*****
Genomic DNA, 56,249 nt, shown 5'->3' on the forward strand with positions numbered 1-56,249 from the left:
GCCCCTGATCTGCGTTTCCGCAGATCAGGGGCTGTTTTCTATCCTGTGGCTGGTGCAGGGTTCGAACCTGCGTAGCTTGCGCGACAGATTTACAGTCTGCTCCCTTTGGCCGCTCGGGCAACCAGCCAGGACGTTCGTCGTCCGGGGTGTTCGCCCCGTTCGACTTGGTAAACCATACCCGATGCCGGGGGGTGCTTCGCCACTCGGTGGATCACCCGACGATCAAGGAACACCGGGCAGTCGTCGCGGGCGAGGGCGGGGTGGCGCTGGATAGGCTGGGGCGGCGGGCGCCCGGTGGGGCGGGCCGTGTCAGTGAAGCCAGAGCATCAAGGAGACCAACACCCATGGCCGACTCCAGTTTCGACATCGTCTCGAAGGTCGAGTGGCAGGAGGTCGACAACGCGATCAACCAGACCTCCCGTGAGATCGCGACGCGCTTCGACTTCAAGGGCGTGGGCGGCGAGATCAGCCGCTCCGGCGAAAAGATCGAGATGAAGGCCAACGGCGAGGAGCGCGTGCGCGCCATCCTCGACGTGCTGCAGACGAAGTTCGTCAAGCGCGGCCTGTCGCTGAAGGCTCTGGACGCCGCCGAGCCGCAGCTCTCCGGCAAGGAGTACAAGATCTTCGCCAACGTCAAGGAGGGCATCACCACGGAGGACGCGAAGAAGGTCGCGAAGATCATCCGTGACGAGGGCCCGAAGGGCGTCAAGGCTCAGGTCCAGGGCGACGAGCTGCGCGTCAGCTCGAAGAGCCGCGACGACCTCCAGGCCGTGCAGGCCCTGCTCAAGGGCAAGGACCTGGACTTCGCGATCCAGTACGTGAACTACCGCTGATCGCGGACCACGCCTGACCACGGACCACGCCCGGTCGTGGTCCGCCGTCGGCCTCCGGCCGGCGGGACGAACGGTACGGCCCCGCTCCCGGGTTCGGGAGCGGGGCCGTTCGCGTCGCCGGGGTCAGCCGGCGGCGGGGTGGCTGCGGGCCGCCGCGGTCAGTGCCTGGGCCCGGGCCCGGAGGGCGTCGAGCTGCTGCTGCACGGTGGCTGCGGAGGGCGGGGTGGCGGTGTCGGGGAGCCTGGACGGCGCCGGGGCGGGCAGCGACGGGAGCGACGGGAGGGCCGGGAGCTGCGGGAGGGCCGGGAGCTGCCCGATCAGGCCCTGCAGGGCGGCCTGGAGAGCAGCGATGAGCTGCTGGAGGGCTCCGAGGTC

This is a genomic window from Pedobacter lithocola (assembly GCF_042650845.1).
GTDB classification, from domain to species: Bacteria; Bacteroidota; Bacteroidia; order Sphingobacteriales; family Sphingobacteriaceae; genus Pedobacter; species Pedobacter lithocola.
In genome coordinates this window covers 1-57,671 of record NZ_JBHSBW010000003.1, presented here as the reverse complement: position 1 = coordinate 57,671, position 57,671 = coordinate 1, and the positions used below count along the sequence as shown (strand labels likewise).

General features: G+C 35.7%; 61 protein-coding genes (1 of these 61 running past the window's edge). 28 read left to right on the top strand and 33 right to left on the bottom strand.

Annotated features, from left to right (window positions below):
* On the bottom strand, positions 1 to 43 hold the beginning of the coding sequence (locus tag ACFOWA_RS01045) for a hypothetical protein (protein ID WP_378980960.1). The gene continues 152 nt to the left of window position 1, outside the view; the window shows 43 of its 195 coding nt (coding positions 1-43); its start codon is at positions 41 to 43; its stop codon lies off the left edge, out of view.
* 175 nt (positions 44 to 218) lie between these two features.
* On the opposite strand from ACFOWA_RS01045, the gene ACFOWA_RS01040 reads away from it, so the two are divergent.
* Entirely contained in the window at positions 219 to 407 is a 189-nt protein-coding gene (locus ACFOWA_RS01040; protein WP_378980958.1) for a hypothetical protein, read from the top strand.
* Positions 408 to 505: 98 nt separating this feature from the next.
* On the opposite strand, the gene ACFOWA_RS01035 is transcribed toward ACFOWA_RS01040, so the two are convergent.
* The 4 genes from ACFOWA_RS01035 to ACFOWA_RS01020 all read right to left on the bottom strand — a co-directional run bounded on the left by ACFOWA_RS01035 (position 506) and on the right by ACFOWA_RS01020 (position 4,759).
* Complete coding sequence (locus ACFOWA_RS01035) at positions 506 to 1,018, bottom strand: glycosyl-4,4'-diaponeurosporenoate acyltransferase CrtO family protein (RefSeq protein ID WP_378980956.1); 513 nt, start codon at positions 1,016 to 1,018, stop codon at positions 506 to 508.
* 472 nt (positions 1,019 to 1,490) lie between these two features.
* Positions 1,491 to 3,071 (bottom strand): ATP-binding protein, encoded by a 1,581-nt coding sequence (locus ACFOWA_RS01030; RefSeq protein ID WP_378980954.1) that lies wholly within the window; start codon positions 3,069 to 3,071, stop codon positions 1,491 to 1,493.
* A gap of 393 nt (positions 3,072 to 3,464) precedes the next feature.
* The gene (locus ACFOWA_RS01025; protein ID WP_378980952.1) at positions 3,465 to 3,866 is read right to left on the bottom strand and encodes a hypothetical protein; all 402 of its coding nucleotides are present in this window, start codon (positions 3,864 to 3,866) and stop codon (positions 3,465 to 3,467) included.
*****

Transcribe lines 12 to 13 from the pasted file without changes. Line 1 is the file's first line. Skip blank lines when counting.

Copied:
* Positions 408 to 505: 98 nt separating this feature from the next.
* On the opposite strand, the gene ACFOWA_RS01035 is transcribed toward ACFOWA_RS01040, so the two are convergent.